The following data is drawn primarily from the ITU – International Telecommunication Union, a specialized agency of the United Nations (UN) on information and communication technologies.
The top graphic includes North and South America, which really should be segmented into North and South. The second graphic covers all of Africa.
It needs to be stated that these numbers count subscriptions, not exactly “absolute people” – some people have multiple devices, multiple subscriptions. The American market demonstrates that clearly, there are more devices than people. It shows what saturation looks like, though it would likely look even more “static” if the South American data was sectioned out.
For Africa, we still see signs of growth in mobile subscriptions, a trend likely to continue for several years yet.
The disparity in GDP and PPP is probably the number one reason why the African Mobile Market does not get anywhere near the attention of the American, European or even Asian market.
VisionMobile’s new data about the state of the mobile app development industry based upon a survey of 10,000 mobile app developers indicated that developers could make more money developing enterprise apps than focusing on end users. Those with the skills and experience likely will gravitate to these better paying opportunities.
While it can be argued that some markets are saturated, the global picture is not – only 40% or so of the world’s population has internet access, many of these via mobile device. Zuckerberg’s initiative with Internet.org aims to bring the Internet to the rest of the world, where he relates on BusinessInsider.com:
Today, only 2.7 billion people are online — a little more than one third of the world. That is growing by less than 9% each year, but that’s slow considering how early we are in the internet’s development. Even though projections show most people will get smartphones in the next decade, most people still won’t have data access because the cost of data remains much more expensive than the price of a smartphone.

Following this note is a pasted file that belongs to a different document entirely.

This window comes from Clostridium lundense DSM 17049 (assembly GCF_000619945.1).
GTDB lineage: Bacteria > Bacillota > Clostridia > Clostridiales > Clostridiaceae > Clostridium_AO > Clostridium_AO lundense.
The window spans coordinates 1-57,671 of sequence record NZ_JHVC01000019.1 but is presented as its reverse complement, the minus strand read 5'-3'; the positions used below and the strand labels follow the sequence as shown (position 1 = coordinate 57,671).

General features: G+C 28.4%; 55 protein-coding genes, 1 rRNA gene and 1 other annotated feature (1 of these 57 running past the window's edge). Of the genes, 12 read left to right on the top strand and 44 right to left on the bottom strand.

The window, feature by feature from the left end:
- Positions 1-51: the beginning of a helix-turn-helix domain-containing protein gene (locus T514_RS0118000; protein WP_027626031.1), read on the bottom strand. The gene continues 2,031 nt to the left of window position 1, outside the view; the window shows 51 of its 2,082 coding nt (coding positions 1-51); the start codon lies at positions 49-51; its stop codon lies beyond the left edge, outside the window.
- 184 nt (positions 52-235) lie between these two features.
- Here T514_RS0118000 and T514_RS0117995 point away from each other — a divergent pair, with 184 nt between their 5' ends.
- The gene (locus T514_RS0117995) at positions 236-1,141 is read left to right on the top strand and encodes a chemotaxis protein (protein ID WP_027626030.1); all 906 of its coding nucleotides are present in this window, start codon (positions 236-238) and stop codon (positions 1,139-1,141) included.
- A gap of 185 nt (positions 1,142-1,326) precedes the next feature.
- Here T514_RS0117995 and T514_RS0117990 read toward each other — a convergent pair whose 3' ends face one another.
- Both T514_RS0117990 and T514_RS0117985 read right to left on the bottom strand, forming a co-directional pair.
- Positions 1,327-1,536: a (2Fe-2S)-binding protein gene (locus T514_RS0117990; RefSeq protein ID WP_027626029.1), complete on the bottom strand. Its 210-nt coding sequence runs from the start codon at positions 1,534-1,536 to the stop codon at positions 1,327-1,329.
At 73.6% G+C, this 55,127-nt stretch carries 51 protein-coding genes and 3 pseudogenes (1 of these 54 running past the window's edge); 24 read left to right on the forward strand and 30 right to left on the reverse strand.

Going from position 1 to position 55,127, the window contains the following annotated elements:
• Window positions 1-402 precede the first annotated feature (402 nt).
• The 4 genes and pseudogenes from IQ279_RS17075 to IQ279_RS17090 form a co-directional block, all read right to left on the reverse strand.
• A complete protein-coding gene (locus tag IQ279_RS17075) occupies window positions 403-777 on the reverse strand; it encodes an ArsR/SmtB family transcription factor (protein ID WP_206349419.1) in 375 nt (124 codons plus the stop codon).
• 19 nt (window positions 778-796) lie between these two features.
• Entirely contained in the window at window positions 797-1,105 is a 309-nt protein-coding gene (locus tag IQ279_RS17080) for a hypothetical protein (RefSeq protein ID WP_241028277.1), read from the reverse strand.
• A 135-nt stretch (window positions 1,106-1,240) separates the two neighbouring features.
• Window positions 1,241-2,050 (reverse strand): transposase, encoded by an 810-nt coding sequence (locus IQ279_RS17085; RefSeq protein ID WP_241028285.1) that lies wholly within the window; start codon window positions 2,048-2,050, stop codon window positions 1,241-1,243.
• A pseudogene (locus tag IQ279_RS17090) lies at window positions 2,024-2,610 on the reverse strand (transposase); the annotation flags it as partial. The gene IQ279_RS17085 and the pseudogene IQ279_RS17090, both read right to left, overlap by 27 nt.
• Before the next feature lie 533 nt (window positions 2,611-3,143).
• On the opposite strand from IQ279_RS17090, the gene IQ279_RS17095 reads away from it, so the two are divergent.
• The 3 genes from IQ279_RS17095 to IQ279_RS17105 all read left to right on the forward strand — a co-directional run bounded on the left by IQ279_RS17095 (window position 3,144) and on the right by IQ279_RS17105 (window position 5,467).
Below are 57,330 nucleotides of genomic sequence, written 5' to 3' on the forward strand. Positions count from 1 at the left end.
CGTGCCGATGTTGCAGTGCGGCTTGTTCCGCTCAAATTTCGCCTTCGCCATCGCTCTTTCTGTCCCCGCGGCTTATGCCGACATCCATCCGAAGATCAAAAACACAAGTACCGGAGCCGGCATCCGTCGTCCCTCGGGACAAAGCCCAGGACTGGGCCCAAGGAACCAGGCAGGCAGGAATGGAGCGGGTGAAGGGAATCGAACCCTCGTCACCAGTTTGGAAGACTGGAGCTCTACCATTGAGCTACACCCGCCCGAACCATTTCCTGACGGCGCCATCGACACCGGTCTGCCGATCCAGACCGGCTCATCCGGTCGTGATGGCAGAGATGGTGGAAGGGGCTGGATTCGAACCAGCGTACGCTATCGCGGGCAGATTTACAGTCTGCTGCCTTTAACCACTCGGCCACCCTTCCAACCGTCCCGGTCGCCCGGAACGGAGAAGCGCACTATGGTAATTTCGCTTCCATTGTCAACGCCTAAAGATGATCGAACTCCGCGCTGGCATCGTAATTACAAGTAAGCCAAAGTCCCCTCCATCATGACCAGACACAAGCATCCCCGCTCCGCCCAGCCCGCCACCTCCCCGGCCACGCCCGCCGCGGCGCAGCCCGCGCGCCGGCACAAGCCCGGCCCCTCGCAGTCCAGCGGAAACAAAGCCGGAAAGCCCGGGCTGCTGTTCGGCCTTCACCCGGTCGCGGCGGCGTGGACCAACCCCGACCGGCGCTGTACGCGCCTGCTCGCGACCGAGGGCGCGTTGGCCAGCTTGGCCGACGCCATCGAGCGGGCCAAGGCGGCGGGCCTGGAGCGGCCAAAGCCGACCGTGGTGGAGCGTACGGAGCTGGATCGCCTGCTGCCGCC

Everything considered, 8-9% growth per year is really sort of fast. It implies a doubling rate every 8 to 9 years, a task that would be nearly complete in about 20 years. But… and there is always a but, that is a linear projection and does not consider the Law of Accelerating Returns.
The “mobile Internet” as we know it is far younger than the “PC Internet”. Every day, mobile devices tend to get a little more like mini-PC’s and PC’s are getting a lot more like mobile devices. Ultra-light weight and ultra-thin laptops vs. tablets. Technological Convergence is an ongoing process that will continue as it always has, except increasingly faster. Add Google Glass, 3-D Printers, and all manner of new technologies, along with new applications.
So, that’s a huge digression without ever getting to the point I was going to make today about emerging markets. Instead, just look at the different data points on the two markets detailed above and consider one thing. Would you be better off spending $1.00 in a market with plenty of potential for growth or one that is already showing signs of saturation?
What I won’t say is that making money in developing markets is any easier than making money in developed markets, but we will explore this further next week.